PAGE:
Commonweal Housing funded this crucial research. Chief Executive Ashley Horsey said: “We are dedicated to tackling social injustice through housing solutions and so we were pleased to support Abode Impact to research what is quite frankly a shocking injustice in the UK housing market.

“The report highlights an issue and a group of people who are so frequently overlooked, and we are pleased we could help to bring more attention to this. However, there is quite obviously lots more work to be done in providing suitable housing for wheelchair users, by the Private Rental Sector in particular.”

Neil Heslop, Chief Executive of Leonard Cheshire, said: “This research echoes our own findings that disabled people are facing difficulties finding accessible housing, leaving many with mobility problems unable to leave the house independently. Nobody should be made to feel trapped and hopeless within their own home. Accessible homes must become more readily available, given the dire consequences this situation is clearly having on disabled people’s lives. Often only relatively small adaptations can make a huge difference.”

Brian Carlin, Chief Executive of Aspire, said: “Aspire’s own research has highlighted not only the lack of wheelchair-accessible homes in the UK, but also the significant negative impact that living in unsuitable accommodation can have on disabled people. With 86% of people with Spinal Cord Injury likely to be discharged into totally unsuitable accommodation, we welcome Abode Impact’s plans to encourage investment into accessible properties for private rental.”

Sheron Carter, Chief Executive Officer of Habinteg, said: “Habinteg’s founding belief is that disabled people should have the same choices and control over where they live as non-disabled people. We know that disabled people move house for all the same reasons as everyone else, be that for education, to take up a job, to start a family, upsize, downsize and so on. Whilst many people use the private rental sector as the first step to independence, this market can be elusive to people with mobility impairments as they are often not offered appropriate properties that are accessible.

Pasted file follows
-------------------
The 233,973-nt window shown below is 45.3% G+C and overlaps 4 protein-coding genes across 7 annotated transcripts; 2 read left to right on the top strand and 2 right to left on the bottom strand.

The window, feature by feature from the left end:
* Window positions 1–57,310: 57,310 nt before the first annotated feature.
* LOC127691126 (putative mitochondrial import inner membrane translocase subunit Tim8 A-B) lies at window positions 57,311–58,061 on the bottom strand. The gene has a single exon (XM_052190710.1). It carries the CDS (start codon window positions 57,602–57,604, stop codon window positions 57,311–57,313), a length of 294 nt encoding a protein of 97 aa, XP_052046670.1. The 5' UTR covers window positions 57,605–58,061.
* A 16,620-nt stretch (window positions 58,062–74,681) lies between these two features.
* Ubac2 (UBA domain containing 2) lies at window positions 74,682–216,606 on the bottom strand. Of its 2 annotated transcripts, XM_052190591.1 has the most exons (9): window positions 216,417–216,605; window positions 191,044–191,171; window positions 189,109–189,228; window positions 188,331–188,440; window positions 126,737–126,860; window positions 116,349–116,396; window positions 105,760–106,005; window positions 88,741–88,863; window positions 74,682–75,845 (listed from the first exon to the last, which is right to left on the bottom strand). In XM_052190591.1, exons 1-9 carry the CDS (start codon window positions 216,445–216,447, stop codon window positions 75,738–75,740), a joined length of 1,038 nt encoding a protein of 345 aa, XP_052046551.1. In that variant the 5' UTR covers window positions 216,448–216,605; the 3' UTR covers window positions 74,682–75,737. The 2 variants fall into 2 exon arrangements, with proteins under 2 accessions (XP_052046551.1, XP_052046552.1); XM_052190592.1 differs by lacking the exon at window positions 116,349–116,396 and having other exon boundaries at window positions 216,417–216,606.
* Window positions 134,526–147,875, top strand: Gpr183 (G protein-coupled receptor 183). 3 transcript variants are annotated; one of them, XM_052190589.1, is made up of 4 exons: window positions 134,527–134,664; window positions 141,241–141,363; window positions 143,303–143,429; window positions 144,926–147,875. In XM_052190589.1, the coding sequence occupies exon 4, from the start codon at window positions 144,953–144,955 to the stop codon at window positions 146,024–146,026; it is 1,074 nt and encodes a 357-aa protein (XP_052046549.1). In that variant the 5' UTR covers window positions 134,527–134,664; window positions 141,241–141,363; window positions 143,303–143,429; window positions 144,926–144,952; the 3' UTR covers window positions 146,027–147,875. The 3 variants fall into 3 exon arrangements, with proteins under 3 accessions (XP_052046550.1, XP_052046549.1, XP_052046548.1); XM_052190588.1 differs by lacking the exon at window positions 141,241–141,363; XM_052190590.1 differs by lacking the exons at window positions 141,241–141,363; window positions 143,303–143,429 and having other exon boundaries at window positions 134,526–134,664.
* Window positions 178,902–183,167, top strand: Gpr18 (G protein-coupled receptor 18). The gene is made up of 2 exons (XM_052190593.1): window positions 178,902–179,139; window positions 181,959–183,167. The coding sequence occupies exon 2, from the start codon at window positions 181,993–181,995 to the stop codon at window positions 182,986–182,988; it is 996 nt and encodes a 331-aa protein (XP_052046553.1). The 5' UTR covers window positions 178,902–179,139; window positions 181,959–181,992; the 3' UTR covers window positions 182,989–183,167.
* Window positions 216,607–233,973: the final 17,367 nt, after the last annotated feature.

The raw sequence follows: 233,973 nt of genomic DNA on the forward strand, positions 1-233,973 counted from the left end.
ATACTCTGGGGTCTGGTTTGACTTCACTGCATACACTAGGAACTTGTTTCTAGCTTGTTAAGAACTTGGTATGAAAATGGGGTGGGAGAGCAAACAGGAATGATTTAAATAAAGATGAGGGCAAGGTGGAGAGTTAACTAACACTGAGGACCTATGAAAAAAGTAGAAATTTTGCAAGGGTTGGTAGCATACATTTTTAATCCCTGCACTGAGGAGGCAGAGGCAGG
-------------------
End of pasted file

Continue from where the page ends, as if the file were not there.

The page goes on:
“The true level of demand for wheelchair-accessible homes in particular can be hidden because, as this research demonstrates, so many people in this part of the market are ‘making do’ with homes that don’t completely meet their needs.

“We very much hope that this research from Abode Impact will encourage private developers to think afresh about the potential for wheelchair-accessible homes as a strong and potentially lucrative proposition with an established market and ever-increasing demand.”

About Abode Impact

Abode Impact is tackling private housing inequality in the UK with impact investment. We are focussed on providing wheelchair accessible housing for private rent. You can find out more by visiting our website, and finding us on TwitterFacebookLinkedIn and Instagram.

Related research

Equalities and Human Rights Commission

Being Disabled in Britain (2018)

Leonard Cheshire

No Place Like Home: 5 million reasons to make housing disabled friendly (2014)

Habinteg, Papworth Trust, LSE and Ipsos Mori

The Hidden Housing Market: A New Perspective on the Market for Accessible Homes (2016)

Aspire and Loughborough University

Examining Lives in Adapted and Unadapted Homes (2017)

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One Comment

  1. When I first became disabled I lost my job and as a result we lost our own home. There was no affordable social housing available so we had to look in the Private Rental Sector.
    We searched so many different places and there were none that would meet my needs with regards to my disability.
    We eventually found a property that had potential but would need adapting. The landlord was happy for adaptions to be made as long as he was totally involved in the process and on the understanding that he would not contribute towards the cost.
    We contacted the district council with regards to a grant for adaptions and they agreed to put us on the waiting list but it would be approx 3 years before they got to us.
    We had to use what little money we had from the equity from the sale of our house to get essential alterations done. That was nearly 12 years ago. We can no longer afford the rent for this property and the landlord is in the process of increasing the rent. There are no other PRS properties anywhere that are affordable or that meet my needs.
    We have been on the affordable social housing list for 7 years now and during that time not a single property that could meet my needs has become available. We are desperate.